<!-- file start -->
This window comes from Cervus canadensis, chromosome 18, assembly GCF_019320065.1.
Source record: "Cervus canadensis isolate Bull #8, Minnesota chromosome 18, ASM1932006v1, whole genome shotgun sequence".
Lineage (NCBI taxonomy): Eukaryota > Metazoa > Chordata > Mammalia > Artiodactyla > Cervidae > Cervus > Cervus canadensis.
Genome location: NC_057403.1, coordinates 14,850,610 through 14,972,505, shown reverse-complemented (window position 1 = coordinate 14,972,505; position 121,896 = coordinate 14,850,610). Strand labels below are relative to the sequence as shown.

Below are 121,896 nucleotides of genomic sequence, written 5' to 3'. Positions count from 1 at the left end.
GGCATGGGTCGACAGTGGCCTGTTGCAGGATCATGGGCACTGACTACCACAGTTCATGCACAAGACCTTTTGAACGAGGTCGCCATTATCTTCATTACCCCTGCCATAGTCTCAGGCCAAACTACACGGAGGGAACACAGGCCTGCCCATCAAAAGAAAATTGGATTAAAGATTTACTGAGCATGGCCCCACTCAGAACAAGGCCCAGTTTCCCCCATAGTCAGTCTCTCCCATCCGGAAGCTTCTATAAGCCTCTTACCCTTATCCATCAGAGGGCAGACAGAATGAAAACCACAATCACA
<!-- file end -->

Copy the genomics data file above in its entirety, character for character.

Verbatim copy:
This window comes from Cervus canadensis, chromosome 18, assembly GCF_019320065.1.
Source record: "Cervus canadensis isolate Bull #8, Minnesota chromosome 18, ASM1932006v1, whole genome shotgun sequence".
Lineage (NCBI taxonomy): Eukaryota > Metazoa > Chordata > Mammalia > Artiodactyla > Cervidae > Cervus > Cervus canadensis.
Genome location: NC_057403.1, coordinates 14,850,610 through 14,972,505, shown reverse-complemented (window position 1 = coordinate 14,972,505; position 121,896 = coordinate 14,850,610). Strand labels below are relative to the sequence as shown.

Below are 121,896 nucleotides of genomic sequence, written 5' to 3'. Positions count from 1 at the left end.
GGCATGGGTCGACAGTGGCCTGTTGCAGGATCATGGGCACTGACTACCACAGTTCATGCACAAGACCTTTTGAACGAGGTCGCCATTATCTTCATTACCCCTGCCATAGTCTCAGGCCAAACTACACGGAGGGAACACAGGCCTGCCCATCAAAAGAAAATTGGATTAAAGATTTACTGAGCATGGCCCCACTCAGAACAAGGCCCAGTTTCCCCCATAGTCAGTCTCTCCCATCCGGAAGCTTCTATAAGCCTCTTACCCTTATCCATCAGAGGGCAGACAGAATGAAAACCACAATCACA